In addition to providing teaching and learning supplements for the class throughout their four years of high school, the couple met with the students once a month and helped them set personal goals. Lackey, who teaches in the higher-education program at JSU, also allowed doctoral students to conduct research with the students, often bringing in the doctoral candidates to make presentations to the students.
“The students were highly receptive and very teachable,” Lackey says of his college students’ relationships with the high-achieving high schoolers.
This multitude of investments paid off, as the 21 students secured the top 21 spots in their graduating class when class ranks were published four years later. The Lackeys’ class was also home to the class president, vice president and STAR Student that year, with Lackey remarking that the class took home “every position besides homecoming queen.” Only four of those students enrolled in JSU, much to Lackey’s chagrin, but he is pleased with their progress, nonetheless, proudly saying, “They have all steadfastly stayed in school.”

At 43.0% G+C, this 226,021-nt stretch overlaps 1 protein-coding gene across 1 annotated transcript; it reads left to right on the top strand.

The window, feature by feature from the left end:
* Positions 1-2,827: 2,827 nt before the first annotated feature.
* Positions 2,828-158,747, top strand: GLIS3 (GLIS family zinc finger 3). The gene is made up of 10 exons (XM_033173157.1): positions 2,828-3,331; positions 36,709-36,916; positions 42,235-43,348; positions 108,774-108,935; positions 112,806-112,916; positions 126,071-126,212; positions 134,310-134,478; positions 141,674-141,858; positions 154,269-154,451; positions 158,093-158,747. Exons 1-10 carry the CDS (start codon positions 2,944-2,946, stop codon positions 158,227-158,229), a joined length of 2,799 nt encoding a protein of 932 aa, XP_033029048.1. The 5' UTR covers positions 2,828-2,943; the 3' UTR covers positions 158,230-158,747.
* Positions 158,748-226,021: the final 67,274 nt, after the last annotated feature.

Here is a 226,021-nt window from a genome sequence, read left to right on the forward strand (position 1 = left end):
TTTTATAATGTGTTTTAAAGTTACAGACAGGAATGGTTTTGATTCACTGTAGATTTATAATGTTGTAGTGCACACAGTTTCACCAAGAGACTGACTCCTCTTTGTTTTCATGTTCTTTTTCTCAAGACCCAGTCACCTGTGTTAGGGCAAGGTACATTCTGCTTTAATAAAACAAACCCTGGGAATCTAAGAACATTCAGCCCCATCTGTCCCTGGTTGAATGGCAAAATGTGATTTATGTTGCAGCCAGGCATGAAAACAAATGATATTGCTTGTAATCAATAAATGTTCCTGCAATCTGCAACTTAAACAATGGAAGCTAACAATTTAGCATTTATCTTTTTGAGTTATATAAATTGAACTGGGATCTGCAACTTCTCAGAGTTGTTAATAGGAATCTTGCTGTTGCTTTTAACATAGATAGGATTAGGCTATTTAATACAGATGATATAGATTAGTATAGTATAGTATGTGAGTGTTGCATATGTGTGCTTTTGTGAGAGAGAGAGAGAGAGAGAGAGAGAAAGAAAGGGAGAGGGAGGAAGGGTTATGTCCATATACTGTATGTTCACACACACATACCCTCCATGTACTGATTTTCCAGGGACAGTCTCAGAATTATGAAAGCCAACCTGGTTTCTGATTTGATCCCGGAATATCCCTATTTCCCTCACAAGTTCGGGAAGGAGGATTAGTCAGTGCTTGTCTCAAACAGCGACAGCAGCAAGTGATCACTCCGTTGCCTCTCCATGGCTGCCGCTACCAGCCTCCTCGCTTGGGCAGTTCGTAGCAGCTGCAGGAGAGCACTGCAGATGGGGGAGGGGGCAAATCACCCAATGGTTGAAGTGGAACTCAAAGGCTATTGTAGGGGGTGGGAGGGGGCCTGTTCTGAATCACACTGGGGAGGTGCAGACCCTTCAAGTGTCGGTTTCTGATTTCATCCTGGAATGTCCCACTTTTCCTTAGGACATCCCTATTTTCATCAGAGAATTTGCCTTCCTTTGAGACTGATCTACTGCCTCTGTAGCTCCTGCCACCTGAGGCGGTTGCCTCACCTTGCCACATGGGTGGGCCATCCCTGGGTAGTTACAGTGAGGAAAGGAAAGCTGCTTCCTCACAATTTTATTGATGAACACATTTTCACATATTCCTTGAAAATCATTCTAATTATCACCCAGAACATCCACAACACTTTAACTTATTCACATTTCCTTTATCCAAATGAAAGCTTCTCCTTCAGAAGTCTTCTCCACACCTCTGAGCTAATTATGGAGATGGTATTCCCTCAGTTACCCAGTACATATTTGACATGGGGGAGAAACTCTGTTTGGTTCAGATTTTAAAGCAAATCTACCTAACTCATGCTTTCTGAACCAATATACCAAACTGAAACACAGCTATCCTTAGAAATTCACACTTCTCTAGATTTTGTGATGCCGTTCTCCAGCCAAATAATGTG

Hanks-Freeman points to Lackey’s continued, hands-on involvement with students in Marks as the hallmark of a “true mentor” who makes needed changes in a struggling community. “He reached back so we could move forward,” she concludes. “A lot of people don’t reach back to help those who come after him, but that’s what I’m standing on. He prepared the way for me to take care of myself as a functioning member of society.”
Those wishing to donate to the Hilliard Lackey Scholarship fund can donate directly by earmarking their donations “Lackey Scholarship Fund” at https://app.mobilecause.com/form/34eUag?vid=keero.